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UND at forefront of unmanned flight as industry set to grow

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Global Hawk Unmanned Aircraft System
The Global Hawk Unmanned Aircraft System will be based at Grand Forks Air Force Base and fly missions around the world. The Global Hawk can stay aloft for 32 hours and flies above commerical air traffic at altitudes of up to 60,000 feet.
Courtesy Northrop Grumman

Several recent developments put North Dakota at the forefront of unmanned aircraft education, training and research.

Right now, remotely piloted aircraft are mostly used by the military, but the industry is expected to grow rapidly in the next decade. 

Experts from around the country are in Grand Forks, N.D., this week talking about the future of the industry. 

Mike Nelson, University of North Dakota's unmanned aircraft systems course manager, is like a kid with a new toy as he enters building 607 on the Grand Forks Air Force base to give a reporter a tour. 

In one corner of a Wal-Mart-sized building, crews are preparing to install a sophisticated simulator for the Predator unmanned aircraft.

Pilots use the simulator to learn how to fly the remote-controlled aircraft. Landing this $3 million Predator simulator, called a  PMATS  or Predator Mission Aircrew Training System, was a coup for the University of North Dakota.

The PMATS simulator.
The Predator Mission Aircrew Training System or PMATS is a simulator that allows pilots and sensor operators to learn how to fly the unmanned aircraft. The simulator looks just like the stations crews use to actually fly the Predator. The university's simulator will be operational in August 2011.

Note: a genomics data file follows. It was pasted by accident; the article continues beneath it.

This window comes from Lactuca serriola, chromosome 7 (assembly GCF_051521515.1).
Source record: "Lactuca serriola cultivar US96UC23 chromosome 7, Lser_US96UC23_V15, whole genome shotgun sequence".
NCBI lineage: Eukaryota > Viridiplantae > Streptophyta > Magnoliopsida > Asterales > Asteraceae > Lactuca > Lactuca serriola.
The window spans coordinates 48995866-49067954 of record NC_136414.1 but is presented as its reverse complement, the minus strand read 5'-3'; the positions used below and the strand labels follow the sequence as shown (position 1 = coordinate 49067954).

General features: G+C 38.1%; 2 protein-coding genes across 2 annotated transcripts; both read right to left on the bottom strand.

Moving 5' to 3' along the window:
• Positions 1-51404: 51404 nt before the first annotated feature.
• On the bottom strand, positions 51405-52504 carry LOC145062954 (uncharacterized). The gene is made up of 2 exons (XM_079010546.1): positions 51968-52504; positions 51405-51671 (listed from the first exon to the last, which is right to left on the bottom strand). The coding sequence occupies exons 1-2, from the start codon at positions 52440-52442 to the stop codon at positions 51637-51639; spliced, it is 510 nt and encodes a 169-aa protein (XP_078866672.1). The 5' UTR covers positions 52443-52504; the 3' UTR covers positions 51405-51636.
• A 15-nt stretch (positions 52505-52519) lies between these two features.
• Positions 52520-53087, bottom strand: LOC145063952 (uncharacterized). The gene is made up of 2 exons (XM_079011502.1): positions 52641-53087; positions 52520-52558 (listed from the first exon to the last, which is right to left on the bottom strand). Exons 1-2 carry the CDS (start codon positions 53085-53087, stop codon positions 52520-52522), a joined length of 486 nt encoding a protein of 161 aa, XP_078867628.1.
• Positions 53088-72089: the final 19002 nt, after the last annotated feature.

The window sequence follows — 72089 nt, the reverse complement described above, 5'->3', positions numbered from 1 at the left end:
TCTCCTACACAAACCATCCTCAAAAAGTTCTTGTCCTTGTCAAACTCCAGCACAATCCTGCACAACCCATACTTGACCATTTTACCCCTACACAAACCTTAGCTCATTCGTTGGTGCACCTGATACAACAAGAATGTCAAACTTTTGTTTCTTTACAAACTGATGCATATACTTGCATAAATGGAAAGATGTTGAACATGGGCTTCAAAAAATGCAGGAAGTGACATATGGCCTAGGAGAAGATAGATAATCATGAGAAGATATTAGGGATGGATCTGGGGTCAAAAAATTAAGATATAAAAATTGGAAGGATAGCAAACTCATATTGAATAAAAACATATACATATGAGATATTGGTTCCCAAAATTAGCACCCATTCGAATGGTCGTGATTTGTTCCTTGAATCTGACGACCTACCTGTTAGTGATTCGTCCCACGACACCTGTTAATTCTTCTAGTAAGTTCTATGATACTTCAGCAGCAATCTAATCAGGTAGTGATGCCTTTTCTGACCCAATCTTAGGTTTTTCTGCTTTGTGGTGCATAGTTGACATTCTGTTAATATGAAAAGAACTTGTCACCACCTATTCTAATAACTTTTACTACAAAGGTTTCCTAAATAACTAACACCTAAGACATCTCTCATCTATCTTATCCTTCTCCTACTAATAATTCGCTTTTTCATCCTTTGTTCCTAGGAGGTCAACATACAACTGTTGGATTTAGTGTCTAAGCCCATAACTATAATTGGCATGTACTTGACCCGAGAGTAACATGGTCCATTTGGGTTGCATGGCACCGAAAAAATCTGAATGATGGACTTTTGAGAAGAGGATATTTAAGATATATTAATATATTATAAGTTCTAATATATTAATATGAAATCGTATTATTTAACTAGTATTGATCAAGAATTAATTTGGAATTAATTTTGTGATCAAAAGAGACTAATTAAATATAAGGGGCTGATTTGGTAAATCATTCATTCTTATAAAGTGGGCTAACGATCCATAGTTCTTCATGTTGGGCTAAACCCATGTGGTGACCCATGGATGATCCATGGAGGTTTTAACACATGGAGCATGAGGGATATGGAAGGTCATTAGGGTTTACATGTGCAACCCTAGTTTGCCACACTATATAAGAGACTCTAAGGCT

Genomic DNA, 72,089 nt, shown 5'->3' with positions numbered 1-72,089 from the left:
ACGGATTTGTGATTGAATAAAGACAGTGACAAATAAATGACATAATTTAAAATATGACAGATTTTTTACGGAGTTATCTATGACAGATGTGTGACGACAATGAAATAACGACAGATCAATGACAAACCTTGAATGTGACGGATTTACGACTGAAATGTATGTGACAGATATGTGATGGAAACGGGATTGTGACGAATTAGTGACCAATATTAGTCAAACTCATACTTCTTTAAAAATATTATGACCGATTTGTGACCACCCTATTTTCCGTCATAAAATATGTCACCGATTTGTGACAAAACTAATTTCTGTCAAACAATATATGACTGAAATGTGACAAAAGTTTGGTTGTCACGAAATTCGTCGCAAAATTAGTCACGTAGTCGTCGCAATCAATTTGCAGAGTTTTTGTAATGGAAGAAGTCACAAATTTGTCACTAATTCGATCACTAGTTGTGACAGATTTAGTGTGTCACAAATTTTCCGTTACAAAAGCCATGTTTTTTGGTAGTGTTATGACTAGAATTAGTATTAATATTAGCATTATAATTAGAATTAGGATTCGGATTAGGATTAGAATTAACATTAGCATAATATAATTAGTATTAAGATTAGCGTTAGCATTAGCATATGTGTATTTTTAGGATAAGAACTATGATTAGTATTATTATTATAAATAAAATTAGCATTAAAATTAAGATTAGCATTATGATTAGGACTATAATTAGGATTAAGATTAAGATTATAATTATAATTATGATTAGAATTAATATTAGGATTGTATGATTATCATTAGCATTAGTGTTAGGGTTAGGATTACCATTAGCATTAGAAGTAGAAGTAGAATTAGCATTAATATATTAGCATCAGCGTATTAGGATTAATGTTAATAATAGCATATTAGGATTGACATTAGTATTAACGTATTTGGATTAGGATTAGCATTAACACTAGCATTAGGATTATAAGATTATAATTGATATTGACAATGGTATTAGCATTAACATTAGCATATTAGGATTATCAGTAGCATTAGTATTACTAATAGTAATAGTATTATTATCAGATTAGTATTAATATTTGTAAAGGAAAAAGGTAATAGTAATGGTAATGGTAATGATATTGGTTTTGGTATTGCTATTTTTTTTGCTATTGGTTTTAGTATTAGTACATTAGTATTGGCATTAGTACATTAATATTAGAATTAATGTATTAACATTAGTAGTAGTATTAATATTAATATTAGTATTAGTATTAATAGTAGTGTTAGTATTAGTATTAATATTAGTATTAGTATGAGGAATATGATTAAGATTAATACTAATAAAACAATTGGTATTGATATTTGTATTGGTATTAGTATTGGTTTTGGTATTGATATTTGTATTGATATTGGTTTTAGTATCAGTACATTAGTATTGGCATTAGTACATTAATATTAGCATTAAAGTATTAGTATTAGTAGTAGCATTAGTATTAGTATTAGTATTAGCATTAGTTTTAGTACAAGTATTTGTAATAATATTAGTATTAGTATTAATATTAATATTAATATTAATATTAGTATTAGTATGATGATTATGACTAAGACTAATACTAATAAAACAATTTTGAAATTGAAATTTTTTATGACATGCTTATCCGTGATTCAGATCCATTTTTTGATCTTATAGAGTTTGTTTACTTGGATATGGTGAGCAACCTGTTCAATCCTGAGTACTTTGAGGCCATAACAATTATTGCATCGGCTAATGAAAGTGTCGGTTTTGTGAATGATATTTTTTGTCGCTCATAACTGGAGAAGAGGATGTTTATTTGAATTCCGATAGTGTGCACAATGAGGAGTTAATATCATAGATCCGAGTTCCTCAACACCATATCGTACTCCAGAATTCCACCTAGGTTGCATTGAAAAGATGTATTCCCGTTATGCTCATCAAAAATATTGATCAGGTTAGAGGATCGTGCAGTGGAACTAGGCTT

Courtesy L-3 Link Simulation & Training

"I want to say there's about 27 of these," Nelson said. "Typically, these are located at National Guard bases and Air Force bases for their training. And we have one. The first and only university-acquired PMATS trainer. That's pretty significant." 

Nelson said in addition to giving students an opportunity to learn on a state-of-the-art  flight simulator, the university hopes to train unmanned aircraft crews from Customs and Border Protection, the Coast Guard and the Air Force. 

He said there's also a strong demand for international training because more countries are buying the unmanned aircraft. While the university is well known for its aviation program, which trains general aviation pilots from around the world, international students can't study unmanned aircraft. The technology is considered too sensitive. 

Teaching international pilots and sensor operators to fly unmanned aircraft requires a license from the State Department. The university just received such a license to train military crews from Spain. 

Nelson said that at a recent conference in London he got a sense of the growing demand for Unmanned Aircraft Systems (UAS) crew training.